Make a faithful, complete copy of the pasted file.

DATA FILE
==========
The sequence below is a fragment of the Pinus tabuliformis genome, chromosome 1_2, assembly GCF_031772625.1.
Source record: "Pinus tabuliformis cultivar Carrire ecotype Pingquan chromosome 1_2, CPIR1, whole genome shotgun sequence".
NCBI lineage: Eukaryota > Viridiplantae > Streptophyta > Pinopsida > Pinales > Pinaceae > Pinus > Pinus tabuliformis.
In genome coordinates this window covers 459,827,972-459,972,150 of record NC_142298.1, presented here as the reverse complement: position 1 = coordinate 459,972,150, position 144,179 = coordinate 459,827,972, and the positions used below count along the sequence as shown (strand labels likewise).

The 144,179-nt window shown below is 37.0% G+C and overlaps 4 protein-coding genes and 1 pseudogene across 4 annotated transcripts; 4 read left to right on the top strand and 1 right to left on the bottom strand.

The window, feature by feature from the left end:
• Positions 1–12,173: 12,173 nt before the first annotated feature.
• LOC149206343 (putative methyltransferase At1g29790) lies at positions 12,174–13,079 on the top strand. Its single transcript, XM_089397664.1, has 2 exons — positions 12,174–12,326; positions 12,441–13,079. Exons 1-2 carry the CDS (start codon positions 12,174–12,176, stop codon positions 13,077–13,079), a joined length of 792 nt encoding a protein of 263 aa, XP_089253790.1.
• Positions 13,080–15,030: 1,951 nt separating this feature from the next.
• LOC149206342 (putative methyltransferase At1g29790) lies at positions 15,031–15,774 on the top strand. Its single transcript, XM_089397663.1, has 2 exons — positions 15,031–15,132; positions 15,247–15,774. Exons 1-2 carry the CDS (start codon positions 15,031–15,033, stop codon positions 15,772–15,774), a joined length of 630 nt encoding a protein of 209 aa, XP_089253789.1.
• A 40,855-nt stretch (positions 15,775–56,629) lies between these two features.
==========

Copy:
The sequence below is a fragment of the Pinus tabuliformis genome, chromosome 1_2, assembly GCF_031772625.1.
Source record: "Pinus tabuliformis cultivar Carrire ecotype Pingquan chromosome 1_2, CPIR1, whole genome shotgun sequence".
NCBI lineage: Eukaryota > Viridiplantae > Streptophyta > Pinopsida > Pinales > Pinaceae > Pinus > Pinus tabuliformis.
In genome coordinates this window covers 459,827,972-459,972,150 of record NC_142298.1, presented here as the reverse complement: position 1 = coordinate 459,972,150, position 144,179 = coordinate 459,827,972, and the positions used below count along the sequence as shown (strand labels likewise).

The 144,179-nt window shown below is 37.0% G+C and overlaps 4 protein-coding genes and 1 pseudogene across 4 annotated transcripts; 4 read left to right on the top strand and 1 right to left on the bottom strand.

The window, feature by feature from the left end:
• Positions 1–12,173: 12,173 nt before the first annotated feature.
• LOC149206343 (putative methyltransferase At1g29790) lies at positions 12,174–13,079 on the top strand. Its single transcript, XM_089397664.1, has 2 exons — positions 12,174–12,326; positions 12,441–13,079. Exons 1-2 carry the CDS (start codon positions 12,174–12,176, stop codon positions 13,077–13,079), a joined length of 792 nt encoding a protein of 263 aa, XP_089253790.1.
• Positions 13,080–15,030: 1,951 nt separating this feature from the next.
• LOC149206342 (putative methyltransferase At1g29790) lies at positions 15,031–15,774 on the top strand. Its single transcript, XM_089397663.1, has 2 exons — positions 15,031–15,132; positions 15,247–15,774. Exons 1-2 carry the CDS (start codon positions 15,031–15,033, stop codon positions 15,772–15,774), a joined length of 630 nt encoding a protein of 209 aa, XP_089253789.1.
• A 40,855-nt stretch (positions 15,775–56,629) lies between these two features.